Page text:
Secret research reveals upcoming risks

While I traveled around the country, other researchers also worked hard. And the documents they found were, in a sense, even more shocking.

By the late 1970s, the American Petroleum Institute formed a secret committee called the CO2 and Climate Task Force, which included representatives from many major oil companies, to privately monitor and discuss the latest advances in climate science.

In 1980, the task force invited Stanford University scientist John Laurman to brief them on the state of climate science. Today we have a copy of Laurmann’s presentation saying that if fossil fuels continue to be used, global warming will be “barely noticeable” by 2005, but will have “global catastrophic consequences” by the 2060s. That same year, the American Petroleum Institute called on governments to triple global coal production, insisting that there would be no negative consequences despite what he knew from the inside.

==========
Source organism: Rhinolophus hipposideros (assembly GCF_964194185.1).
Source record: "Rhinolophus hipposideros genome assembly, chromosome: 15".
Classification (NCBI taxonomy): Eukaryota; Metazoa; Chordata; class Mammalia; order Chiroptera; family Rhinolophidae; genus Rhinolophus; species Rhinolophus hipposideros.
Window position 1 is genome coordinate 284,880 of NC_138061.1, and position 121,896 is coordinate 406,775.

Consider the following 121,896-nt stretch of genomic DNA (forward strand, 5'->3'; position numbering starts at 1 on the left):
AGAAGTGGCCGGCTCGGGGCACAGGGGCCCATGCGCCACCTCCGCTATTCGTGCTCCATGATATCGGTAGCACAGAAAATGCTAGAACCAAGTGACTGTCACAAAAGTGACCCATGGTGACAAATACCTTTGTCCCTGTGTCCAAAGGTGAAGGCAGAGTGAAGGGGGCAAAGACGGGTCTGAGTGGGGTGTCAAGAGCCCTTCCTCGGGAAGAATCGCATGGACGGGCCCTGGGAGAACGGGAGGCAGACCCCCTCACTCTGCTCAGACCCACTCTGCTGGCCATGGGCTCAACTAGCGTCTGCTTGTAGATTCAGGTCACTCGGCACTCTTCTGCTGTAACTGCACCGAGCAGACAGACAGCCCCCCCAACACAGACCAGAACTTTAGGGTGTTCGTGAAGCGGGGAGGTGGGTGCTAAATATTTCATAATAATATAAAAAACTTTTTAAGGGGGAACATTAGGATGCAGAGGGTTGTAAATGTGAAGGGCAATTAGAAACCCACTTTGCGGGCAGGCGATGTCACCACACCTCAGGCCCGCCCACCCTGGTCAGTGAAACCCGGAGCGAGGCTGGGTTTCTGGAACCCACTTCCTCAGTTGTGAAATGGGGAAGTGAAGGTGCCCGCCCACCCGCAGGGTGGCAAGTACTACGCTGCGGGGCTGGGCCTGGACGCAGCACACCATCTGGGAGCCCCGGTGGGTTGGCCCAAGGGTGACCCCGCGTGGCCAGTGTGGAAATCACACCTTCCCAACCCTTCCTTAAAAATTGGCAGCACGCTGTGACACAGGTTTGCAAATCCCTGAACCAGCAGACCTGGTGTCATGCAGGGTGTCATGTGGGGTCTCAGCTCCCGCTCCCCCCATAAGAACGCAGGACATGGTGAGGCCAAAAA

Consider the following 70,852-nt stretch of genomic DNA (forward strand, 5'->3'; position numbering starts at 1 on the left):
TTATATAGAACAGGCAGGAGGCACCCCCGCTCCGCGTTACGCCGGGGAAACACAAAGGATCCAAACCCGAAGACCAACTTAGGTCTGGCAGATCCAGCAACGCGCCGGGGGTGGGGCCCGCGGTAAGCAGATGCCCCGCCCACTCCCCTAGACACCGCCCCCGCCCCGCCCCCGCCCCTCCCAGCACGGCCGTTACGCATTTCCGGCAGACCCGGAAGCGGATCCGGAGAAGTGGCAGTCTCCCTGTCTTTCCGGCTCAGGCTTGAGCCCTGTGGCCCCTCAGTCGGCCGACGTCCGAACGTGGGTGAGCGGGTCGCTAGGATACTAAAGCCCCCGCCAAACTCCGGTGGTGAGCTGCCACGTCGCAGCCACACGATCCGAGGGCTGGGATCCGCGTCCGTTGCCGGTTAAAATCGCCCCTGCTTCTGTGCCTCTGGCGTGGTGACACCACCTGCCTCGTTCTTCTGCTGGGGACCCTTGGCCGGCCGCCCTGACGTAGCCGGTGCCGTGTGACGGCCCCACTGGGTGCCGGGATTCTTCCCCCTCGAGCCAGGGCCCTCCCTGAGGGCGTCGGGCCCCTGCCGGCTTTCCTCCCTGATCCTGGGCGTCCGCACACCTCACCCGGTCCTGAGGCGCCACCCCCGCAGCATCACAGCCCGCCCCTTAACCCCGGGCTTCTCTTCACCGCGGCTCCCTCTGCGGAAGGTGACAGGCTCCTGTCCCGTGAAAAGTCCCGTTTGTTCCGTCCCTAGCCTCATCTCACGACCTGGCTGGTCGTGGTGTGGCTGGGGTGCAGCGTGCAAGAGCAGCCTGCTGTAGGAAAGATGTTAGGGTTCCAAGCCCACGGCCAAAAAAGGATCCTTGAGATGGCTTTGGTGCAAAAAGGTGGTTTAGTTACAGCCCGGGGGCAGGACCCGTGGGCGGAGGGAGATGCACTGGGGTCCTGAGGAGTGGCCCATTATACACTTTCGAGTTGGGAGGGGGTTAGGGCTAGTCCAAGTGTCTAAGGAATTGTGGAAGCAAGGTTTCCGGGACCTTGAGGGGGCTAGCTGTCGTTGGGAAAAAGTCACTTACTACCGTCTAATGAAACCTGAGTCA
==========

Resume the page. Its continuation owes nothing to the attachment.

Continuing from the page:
What Big Oil knew about climate change in its own words
Slide from a 1980 presentation by John Laurmann to the American Petroleum Institute’s Climate Change Task Force, warning of the global catastrophic consequences of continued fossil fuel use.

Exxon also had a secret research program. In 1981, one of its managers, Roger Cohen, sent a memo in which he noted that the company’s long-term business plans could “lead to consequences that will indeed be disastrous (at least for a large part of the world’s population).”

The following year, Exxon completed a comprehensive 40-page internal report on climate change that almost accurately predicted the magnitude of global warming that we saw, as well as sea level rise, drought and more. According to the first page of the report, it “was widely distributed among the Exxon management” but “was not subject to outside distribution.”